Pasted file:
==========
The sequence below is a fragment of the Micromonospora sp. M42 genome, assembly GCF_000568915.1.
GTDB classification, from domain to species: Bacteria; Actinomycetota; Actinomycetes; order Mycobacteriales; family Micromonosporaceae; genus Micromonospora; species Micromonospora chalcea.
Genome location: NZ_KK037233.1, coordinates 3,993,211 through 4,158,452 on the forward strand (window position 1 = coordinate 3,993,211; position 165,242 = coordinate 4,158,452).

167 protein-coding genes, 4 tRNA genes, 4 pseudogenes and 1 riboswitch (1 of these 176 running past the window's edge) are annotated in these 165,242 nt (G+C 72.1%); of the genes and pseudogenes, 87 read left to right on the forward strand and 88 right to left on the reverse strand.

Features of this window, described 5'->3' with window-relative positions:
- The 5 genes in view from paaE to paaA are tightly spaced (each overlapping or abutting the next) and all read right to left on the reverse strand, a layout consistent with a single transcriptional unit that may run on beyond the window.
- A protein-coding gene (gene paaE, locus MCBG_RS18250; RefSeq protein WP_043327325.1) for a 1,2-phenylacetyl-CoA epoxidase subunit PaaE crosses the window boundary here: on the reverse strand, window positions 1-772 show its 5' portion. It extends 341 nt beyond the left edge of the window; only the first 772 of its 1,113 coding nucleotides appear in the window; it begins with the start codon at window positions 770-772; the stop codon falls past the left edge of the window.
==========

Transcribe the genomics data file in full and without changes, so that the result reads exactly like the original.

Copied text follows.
The sequence below is a fragment of the Micromonospora sp. M42 genome, assembly GCF_000568915.1.
GTDB classification, from domain to species: Bacteria; Actinomycetota; Actinomycetes; order Mycobacteriales; family Micromonosporaceae; genus Micromonospora; species Micromonospora chalcea.
Genome location: NZ_KK037233.1, coordinates 3,993,211 through 4,158,452 on the forward strand (window position 1 = coordinate 3,993,211; position 165,242 = coordinate 4,158,452).

167 protein-coding genes, 4 tRNA genes, 4 pseudogenes and 1 riboswitch (1 of these 176 running past the window's edge) are annotated in these 165,242 nt (G+C 72.1%); of the genes and pseudogenes, 87 read left to right on the forward strand and 88 right to left on the reverse strand.

Features of this window, described 5'->3' with window-relative positions:
- The 5 genes in view from paaE to paaA are tightly spaced (each overlapping or abutting the next) and all read right to left on the reverse strand, a layout consistent with a single transcriptional unit that may run on beyond the window.
- A protein-coding gene (gene paaE, locus MCBG_RS18250; RefSeq protein WP_043327325.1) for a 1,2-phenylacetyl-CoA epoxidase subunit PaaE crosses the window boundary here: on the reverse strand, window positions 1-772 show its 5' portion. It extends 341 nt beyond the left edge of the window; only the first 772 of its 1,113 coding nucleotides appear in the window; it begins with the start codon at window positions 770-772; the stop codon falls past the left edge of the window.